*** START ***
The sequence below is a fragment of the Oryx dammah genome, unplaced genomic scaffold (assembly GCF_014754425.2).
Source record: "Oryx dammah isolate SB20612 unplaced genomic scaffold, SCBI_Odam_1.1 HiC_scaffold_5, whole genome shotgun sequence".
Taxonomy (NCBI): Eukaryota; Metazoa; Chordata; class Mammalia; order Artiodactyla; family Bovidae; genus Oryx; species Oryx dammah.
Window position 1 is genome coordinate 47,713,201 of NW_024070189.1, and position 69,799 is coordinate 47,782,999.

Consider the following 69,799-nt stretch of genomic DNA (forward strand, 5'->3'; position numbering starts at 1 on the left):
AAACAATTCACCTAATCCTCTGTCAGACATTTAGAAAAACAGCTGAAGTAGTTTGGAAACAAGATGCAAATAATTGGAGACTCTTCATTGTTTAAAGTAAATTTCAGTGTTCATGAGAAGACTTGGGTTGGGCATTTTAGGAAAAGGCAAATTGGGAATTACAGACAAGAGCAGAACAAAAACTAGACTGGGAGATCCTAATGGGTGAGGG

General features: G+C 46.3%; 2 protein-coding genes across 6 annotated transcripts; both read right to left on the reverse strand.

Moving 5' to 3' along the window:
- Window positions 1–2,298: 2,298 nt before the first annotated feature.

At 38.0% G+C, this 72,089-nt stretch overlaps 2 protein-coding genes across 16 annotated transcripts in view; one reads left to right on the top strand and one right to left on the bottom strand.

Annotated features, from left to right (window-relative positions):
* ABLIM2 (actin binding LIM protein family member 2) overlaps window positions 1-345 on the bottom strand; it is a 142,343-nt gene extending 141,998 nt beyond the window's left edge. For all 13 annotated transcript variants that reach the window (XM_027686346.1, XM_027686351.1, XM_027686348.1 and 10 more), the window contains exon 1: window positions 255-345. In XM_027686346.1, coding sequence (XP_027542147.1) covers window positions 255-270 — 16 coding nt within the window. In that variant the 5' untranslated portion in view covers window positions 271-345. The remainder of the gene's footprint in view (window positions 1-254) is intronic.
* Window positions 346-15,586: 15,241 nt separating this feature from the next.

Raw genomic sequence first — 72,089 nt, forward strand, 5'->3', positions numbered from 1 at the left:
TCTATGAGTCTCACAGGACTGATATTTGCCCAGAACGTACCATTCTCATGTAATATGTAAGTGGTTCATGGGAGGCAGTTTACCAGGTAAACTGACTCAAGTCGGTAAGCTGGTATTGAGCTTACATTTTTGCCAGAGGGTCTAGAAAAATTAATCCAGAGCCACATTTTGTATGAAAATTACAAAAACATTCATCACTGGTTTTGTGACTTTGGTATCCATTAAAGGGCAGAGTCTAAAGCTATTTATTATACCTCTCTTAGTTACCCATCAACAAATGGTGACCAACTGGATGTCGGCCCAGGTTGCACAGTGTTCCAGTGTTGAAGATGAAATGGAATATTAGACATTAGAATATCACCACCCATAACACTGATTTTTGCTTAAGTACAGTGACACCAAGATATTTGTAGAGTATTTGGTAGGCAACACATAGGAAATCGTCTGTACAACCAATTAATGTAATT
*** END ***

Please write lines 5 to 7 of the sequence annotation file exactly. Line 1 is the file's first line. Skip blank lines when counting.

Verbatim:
Consider the following 69,799-nt stretch of genomic DNA (forward strand, 5'->3'; position numbering starts at 1 on the left):
AAACAATTCACCTAATCCTCTGTCAGACATTTAGAAAAACAGCTGAAGTAGTTTGGAAACAAGATGCAAATAATTGGAGACTCTTCATTGTTTAAAGTAAATTTCAGTGTTCATGAGAAGACTTGGGTTGGGCATTTTAGGAAAAGGCAAATTGGGAATTACAGACAAGAGCAGAACAAAAACTAGACTGGGAGATCCTAATGGGTGAGGG

General features: G+C 46.3%; 2 protein-coding genes across 6 annotated transcripts; both read right to left on the reverse strand.